2. Exercise.If you’re not active now, it’s time to start. You don’t have to join a gym and do cross-training. Just walk, ride a bike, or play active video games. Your goal should be 30 minutes of activity that makes you sweat and breathe a little harder most days of the week. An active lifestyle helps you control your diabetes by bringing down your blood sugar. It also lowers your chances of getting heart disease. Plus, it can help you lose extra pounds and ease stress.
  3. Get checkups. See your doctor at least twice a year. Diabetes raises your odds of heart disease. So learn your numbers: cholesterolblood pressure, and A1c (average blood sugar over 3 months). Get a full eye exam every year. Visit a foot doctor to check for problems like foot ulcers and nerve damage.
  4. Manage stress. When you’re stressed, your blood sugar levels go up. And when you’re anxious, you may not manage your diabetes well. You may forget to exercise, eat right, or take your medicines. Find ways to relieve stress — through deep breathing, yoga, or hobbies that relax you.
  5. Stop smoking. Diabetes makes you more likely to have health problems like heart diseaseeye disease, strokekidney diseaseblood vessel disease, nerve damage, and foot problems. If you smoke, your chance of getting these problems is even higher. Smoking also can make it harder to exercise. Talk with your doctor about ways to quit.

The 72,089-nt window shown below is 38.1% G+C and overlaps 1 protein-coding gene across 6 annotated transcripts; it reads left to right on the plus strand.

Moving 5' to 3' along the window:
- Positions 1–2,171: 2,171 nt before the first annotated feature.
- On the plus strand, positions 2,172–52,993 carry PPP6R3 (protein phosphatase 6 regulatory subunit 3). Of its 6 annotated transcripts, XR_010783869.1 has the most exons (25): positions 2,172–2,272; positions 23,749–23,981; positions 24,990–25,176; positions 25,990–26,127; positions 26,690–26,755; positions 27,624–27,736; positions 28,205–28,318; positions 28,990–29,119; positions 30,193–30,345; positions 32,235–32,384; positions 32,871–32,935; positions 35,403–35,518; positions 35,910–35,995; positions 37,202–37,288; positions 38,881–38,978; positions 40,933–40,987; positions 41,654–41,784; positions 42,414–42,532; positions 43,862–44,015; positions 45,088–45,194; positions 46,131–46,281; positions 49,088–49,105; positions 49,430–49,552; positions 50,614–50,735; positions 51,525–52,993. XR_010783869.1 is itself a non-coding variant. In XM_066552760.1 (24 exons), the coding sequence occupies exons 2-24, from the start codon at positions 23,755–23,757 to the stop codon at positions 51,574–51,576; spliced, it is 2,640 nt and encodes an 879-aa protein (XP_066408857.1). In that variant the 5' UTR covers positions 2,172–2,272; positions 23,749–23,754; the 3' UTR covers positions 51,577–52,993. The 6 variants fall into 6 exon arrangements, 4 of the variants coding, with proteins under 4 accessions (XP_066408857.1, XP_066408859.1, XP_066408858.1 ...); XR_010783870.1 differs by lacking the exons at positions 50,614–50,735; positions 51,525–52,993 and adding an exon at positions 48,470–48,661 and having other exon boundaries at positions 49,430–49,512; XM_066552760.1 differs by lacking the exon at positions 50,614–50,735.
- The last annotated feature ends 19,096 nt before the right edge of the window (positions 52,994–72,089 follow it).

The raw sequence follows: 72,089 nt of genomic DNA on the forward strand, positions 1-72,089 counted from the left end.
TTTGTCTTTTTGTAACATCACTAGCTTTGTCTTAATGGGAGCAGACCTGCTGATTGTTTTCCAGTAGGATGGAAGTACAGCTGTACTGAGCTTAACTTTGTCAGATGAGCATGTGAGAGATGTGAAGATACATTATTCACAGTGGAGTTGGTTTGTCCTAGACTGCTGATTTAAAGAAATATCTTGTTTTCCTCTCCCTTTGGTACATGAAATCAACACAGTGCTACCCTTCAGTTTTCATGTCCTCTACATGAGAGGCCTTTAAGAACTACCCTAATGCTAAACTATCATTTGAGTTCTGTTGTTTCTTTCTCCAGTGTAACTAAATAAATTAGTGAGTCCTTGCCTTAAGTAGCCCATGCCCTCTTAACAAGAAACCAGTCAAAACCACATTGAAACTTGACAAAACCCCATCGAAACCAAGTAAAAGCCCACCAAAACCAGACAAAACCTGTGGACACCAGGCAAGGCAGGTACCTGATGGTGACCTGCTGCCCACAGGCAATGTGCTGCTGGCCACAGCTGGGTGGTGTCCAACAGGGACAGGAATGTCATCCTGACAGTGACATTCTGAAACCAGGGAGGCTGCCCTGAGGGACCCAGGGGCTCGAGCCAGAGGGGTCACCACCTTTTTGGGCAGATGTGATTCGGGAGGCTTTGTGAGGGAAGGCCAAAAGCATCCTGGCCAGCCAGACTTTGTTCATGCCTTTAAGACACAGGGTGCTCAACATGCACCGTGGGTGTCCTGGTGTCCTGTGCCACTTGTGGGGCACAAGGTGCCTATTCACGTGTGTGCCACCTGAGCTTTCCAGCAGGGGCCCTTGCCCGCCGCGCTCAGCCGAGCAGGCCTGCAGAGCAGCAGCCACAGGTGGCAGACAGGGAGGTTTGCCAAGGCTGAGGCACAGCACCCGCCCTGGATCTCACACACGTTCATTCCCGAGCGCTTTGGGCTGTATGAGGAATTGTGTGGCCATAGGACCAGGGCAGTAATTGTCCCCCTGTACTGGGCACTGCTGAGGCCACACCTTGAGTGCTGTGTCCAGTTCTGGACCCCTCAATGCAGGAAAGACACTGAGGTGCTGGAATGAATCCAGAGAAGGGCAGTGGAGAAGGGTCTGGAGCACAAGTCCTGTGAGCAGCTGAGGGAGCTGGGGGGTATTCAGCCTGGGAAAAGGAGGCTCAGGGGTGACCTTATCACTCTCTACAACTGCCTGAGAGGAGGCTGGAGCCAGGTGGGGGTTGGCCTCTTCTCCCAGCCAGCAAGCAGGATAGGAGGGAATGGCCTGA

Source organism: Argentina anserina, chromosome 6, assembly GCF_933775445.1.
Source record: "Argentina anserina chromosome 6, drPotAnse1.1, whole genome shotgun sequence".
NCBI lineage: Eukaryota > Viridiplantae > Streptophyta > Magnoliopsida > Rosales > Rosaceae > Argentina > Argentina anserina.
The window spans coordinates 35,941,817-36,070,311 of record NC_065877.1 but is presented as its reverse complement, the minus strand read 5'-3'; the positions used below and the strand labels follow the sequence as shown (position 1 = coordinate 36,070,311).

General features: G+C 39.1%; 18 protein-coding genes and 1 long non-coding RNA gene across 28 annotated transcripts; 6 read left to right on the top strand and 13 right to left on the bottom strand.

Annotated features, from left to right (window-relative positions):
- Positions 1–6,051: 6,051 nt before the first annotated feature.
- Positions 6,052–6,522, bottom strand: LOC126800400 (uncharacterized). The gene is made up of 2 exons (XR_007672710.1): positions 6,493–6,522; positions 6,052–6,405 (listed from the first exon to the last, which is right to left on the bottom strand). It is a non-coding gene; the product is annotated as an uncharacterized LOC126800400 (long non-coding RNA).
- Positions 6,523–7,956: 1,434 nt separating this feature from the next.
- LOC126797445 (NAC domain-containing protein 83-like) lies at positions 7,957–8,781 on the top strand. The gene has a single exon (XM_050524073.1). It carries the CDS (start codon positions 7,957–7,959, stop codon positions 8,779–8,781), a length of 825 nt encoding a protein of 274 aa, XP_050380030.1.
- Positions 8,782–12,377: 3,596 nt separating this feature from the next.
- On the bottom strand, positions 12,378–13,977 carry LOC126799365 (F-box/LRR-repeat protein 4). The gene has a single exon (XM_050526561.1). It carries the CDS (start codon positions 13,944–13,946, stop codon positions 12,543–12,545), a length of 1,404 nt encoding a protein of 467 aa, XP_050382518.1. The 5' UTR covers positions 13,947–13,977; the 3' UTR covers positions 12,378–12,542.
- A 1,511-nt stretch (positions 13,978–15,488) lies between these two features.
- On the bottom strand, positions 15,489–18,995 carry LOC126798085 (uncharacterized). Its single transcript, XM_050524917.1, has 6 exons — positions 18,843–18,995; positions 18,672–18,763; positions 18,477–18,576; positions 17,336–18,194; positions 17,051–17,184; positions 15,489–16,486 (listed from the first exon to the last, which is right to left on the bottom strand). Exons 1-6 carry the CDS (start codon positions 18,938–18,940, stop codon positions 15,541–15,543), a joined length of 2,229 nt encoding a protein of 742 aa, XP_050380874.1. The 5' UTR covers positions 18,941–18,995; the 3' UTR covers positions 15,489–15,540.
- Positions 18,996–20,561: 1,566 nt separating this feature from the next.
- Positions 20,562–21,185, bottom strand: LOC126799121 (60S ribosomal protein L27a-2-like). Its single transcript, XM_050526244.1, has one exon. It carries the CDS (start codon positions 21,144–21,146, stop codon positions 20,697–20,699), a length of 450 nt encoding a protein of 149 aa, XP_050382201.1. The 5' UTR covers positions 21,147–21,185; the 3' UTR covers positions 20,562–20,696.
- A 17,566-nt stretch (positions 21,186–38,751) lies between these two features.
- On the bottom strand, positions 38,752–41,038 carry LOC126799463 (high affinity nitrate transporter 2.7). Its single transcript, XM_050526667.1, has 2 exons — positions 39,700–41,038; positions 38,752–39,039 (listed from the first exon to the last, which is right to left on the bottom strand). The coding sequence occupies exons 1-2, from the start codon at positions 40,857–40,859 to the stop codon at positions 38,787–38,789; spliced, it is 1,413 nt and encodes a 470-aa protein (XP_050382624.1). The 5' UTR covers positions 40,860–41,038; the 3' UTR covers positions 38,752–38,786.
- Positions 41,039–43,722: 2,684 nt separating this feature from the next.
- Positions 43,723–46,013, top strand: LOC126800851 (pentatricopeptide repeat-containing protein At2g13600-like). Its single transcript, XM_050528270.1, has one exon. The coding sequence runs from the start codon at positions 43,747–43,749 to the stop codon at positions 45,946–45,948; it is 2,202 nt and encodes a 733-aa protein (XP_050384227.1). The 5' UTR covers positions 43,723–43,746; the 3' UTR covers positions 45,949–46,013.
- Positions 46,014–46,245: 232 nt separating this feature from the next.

6. Watch your alcohol. It may be easier to control your blood sugar if you don’t get too much beer, wine, and liquor. So if you choose to drink, don’t overdo it. The American Diabetes Association says that women who drink alcohol should have no more than one drink a day and men should have no more than two. Alcohol can make your blood sugar go too high or too low. Check your blood sugar before you drink, and take steps to avoid low blood sugars. If you use insulin or take drugs for your diabetes, eat when you’re drinking. Some drinks — like wine coolers — may be higher in carbs, so take this into account when you count carbs.